Amazon stock had a meteoric rise throughout Q2 and into Q3—beginning Q2 at $1,949 and closing Q2 at $2,758. As of 8/18, the stock had risen to $3,312. Despite this, there is some conflicting investor sentiment reflected in Q2 filings. Many reaffirmed their faith in the tech giant, with D.E. Shaw increasing its ownership from 222k to 626k; similarly, Citadel purchased more stock and now owns 327k as opposed to the 98k from last quarter. Renaissance Technologies, however, sold all of its 192k shares, and Melvin Capital downsized from 473l to 311k. Berkshire Hathaway maintained its ownership at 533k shares. Clearly, some think Amazon is destined for a setback, while others seem to think it will continue its upward trajectory.
Similar to the other tech giants, we didn't see a consensus emerge towards Alphabet when it comes to investors. The stock price rose to $1,397 by 6/30 after beginning the quarter at $1,102; the price is up to $1,555 as of 8/18. Yet, some investors are downsizing their ownership. Citadel decreased its share quantity from 434k to 222k, Renaissance Technologies decreased similarly from 278k to 163k, and D.E. Shaw decreased from 360k to 294k. Point72 increased from 2k up to 47k.
Restaurants Move Into Recovery
With restrictions slowly being lifted nationwide, restaurants went from offering strictly curbside pickup to allowing outdoor seating and limited capacity service. As a result, we can see recovery begin within the industry, but less-than-consistent investor reactions again.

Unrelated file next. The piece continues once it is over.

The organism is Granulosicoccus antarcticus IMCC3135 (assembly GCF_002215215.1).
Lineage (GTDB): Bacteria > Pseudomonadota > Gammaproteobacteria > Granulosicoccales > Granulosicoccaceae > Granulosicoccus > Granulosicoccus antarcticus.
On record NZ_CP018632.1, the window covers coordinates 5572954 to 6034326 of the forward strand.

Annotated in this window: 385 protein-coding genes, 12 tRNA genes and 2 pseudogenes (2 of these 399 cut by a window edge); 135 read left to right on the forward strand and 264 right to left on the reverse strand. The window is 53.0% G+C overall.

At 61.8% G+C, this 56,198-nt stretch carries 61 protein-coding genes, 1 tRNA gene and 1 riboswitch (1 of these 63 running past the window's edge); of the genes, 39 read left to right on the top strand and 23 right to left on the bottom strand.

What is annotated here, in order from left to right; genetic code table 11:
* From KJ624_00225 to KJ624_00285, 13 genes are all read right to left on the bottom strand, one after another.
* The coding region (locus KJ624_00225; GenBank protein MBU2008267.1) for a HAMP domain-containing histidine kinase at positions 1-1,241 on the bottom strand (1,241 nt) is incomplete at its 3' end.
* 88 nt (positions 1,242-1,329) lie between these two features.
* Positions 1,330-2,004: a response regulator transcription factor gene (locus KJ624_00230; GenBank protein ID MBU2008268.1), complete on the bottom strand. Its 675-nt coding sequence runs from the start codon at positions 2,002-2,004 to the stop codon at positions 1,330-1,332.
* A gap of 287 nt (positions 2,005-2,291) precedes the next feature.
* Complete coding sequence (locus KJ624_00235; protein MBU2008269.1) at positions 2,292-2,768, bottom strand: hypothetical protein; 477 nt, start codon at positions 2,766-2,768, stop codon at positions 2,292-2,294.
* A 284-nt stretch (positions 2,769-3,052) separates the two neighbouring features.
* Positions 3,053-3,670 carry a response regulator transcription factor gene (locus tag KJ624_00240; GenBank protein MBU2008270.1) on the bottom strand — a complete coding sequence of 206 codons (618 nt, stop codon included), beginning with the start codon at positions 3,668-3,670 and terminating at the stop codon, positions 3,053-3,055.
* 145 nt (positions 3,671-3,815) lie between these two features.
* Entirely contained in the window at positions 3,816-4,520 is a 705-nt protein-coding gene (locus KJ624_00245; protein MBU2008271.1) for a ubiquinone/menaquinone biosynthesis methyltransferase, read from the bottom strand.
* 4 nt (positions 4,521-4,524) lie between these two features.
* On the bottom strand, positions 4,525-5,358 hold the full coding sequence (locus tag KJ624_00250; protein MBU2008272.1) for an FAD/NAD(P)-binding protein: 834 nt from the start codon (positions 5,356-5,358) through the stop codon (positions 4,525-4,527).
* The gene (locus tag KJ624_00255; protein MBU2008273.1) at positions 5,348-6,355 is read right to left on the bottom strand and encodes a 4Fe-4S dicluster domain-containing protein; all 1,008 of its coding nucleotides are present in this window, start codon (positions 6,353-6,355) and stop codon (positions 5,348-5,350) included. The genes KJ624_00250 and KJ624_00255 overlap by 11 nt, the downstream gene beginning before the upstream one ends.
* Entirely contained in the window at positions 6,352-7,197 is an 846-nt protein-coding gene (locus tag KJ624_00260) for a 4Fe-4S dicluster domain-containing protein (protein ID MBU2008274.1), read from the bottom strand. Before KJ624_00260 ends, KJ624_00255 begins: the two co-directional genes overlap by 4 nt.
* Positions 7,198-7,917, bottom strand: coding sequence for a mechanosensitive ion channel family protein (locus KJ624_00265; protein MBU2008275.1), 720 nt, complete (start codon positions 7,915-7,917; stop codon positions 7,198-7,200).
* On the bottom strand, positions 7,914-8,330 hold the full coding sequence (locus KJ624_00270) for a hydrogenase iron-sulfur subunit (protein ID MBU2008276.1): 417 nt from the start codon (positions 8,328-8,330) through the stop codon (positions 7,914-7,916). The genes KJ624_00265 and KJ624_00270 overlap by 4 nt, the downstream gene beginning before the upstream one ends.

Restaurant Brands International (QSR)
In Q2, D.E. Shaw increased its stake in QSR from 2.9m shares to 5.7m shares; similarly, Meritage Group LP increased its shares owned from 4.8m to 9.3m. Conversely, Pershing Square decreased its stake from 31m to 25m shares, and Two Sigma decreased its ownership from 1.5m to 56k shares. Owners of QSR were rewarded as the share price began the quarter at $36.70 and ended at $56.63. The stock price has remained fair steady throughout Q3 thus far.
YUM! Brands (YUM)
YUM! Brands saw more of a consensus, with Two Sigma, D.E. Shaw, Citadel, and Millennium Management all drastically increasing their stake over the course of Q2. Specifically, Two Sigma increased share count form 104k to 900k, D.E. Shaw increased share count from 436k to 1.8m, Citadel increased share count from 1.3m to 3.3m, and Millennium Management increased share count from 690k to 2.1m. This proved to be a wise decision, as the stock price began the quarter at $67.65 and climbed all the way up to $86 by the end of Q2, and $92.65 as of filings date in mid-August.